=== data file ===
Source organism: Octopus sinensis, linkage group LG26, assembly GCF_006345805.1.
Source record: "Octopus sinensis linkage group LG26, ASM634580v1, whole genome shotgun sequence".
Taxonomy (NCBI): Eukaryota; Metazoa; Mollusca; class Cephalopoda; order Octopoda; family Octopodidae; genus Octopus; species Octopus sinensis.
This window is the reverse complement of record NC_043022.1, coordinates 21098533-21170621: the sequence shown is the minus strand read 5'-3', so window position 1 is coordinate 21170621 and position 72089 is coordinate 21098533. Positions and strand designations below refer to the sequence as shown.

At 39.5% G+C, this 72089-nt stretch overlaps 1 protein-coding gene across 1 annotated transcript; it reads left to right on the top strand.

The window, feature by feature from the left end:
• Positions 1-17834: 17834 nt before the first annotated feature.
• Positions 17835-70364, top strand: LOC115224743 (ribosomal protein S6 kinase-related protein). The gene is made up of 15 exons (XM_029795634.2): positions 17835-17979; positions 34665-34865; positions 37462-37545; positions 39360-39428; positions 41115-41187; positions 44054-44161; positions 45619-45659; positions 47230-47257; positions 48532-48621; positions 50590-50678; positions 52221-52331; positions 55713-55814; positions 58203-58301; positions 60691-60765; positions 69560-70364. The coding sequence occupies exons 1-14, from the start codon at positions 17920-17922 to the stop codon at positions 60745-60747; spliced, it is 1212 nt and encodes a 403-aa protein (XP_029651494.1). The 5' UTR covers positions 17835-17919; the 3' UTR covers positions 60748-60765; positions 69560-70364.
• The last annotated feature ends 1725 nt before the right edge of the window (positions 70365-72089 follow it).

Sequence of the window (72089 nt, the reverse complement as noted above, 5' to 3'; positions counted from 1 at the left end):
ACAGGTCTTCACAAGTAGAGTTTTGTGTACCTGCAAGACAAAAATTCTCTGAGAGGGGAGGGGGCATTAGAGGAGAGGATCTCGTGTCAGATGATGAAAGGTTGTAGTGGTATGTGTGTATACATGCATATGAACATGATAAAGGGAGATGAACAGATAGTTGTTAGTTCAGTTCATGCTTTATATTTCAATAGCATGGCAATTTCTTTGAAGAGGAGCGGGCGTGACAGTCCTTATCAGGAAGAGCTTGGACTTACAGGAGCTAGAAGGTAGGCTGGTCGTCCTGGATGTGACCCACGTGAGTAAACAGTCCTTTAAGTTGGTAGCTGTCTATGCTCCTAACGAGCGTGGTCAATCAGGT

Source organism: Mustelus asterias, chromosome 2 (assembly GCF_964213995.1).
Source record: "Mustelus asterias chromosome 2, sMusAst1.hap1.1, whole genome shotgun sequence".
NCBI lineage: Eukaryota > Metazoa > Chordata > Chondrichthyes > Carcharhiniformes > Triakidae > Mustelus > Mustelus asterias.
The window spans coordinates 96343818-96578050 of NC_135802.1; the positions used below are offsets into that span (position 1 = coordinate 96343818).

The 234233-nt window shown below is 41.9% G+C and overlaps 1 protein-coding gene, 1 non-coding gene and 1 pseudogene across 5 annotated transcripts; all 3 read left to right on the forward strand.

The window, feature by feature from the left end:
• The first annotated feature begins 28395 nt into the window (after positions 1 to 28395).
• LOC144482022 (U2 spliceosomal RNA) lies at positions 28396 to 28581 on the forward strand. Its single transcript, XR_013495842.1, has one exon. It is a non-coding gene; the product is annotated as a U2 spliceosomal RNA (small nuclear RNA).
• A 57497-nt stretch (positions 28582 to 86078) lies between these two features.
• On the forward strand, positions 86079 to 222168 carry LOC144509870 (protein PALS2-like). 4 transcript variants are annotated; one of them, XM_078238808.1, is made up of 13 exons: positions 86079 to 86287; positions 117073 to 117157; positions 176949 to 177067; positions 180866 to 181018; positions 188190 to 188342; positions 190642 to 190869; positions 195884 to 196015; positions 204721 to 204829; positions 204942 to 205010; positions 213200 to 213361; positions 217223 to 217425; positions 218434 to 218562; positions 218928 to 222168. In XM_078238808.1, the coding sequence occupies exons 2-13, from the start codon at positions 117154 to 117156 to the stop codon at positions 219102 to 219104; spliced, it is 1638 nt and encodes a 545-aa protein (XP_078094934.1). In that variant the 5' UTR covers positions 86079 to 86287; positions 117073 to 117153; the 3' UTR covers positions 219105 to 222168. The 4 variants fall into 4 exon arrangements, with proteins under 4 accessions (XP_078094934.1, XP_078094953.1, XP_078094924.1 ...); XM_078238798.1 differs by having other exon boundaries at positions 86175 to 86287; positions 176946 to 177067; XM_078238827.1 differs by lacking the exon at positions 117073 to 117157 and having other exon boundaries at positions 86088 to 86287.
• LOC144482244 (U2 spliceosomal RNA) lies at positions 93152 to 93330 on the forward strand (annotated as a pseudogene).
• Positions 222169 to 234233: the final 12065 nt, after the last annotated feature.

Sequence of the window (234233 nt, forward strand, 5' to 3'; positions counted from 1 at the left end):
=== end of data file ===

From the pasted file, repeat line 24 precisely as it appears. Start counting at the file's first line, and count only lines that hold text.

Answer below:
Sequence of the window (234233 nt, forward strand, 5' to 3'; positions counted from 1 at the left end):